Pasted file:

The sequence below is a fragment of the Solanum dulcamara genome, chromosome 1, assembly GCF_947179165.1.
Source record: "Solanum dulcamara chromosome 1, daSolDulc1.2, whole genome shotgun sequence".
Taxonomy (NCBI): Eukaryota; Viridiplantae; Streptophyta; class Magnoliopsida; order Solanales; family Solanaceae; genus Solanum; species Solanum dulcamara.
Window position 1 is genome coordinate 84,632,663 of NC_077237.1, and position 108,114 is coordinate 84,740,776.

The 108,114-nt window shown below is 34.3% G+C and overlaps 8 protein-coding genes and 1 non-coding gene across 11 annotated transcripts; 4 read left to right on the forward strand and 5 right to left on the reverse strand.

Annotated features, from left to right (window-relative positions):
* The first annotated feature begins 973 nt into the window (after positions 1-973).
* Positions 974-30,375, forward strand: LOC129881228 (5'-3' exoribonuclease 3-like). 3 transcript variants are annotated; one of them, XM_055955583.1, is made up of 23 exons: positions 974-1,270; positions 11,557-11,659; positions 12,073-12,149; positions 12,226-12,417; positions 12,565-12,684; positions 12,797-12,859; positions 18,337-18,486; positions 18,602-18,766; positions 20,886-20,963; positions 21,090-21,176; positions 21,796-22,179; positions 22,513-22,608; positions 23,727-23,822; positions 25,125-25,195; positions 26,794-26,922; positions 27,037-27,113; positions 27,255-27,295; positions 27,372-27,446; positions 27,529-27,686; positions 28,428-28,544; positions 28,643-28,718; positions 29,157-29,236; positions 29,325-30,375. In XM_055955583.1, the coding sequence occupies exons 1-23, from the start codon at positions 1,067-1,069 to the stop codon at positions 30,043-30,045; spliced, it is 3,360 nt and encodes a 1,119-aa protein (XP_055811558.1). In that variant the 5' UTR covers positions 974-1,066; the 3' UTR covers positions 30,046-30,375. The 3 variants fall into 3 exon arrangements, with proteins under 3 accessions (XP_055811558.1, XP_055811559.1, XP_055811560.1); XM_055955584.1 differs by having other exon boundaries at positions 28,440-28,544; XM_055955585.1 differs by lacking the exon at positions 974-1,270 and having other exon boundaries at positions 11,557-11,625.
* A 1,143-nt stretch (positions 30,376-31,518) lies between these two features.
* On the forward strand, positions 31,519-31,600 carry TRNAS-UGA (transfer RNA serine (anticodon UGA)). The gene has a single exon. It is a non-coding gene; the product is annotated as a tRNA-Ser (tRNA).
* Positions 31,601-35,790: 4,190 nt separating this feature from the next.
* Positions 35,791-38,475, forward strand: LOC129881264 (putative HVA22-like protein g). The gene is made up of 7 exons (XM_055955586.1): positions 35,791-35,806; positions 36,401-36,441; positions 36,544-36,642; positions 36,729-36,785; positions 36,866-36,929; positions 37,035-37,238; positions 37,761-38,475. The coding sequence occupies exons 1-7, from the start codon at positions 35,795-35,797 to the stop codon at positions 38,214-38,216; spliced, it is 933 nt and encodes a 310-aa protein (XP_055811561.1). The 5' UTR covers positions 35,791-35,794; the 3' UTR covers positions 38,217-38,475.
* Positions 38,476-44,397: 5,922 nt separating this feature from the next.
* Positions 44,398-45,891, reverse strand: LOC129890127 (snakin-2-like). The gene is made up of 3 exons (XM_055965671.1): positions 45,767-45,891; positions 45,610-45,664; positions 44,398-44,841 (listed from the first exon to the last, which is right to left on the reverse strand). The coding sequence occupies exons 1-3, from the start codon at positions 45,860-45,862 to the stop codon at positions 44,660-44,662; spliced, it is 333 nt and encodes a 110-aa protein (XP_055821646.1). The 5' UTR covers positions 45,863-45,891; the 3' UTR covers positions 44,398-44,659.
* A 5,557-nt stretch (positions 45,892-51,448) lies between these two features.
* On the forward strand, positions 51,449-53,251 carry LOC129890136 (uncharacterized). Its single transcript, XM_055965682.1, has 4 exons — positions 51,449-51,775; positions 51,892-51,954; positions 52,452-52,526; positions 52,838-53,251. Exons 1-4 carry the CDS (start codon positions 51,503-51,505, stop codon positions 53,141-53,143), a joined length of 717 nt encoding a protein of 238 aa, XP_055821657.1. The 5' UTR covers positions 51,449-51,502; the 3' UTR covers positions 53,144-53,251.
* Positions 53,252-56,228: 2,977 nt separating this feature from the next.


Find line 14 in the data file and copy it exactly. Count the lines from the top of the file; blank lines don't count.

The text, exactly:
* Positions 44,398-45,891, reverse strand: LOC129890127 (snakin-2-like). The gene is made up of 3 exons (XM_055965671.1): positions 45,767-45,891; positions 45,610-45,664; positions 44,398-44,841 (listed from the first exon to the last, which is right to left on the reverse strand). The coding sequence occupies exons 1-3, from the start codon at positions 45,860-45,862 to the stop codon at positions 44,660-44,662; spliced, it is 333 nt and encodes a 110-aa protein (XP_055821646.1). The 5' UTR covers positions 45,863-45,891; the 3' UTR covers positions 44,398-44,659.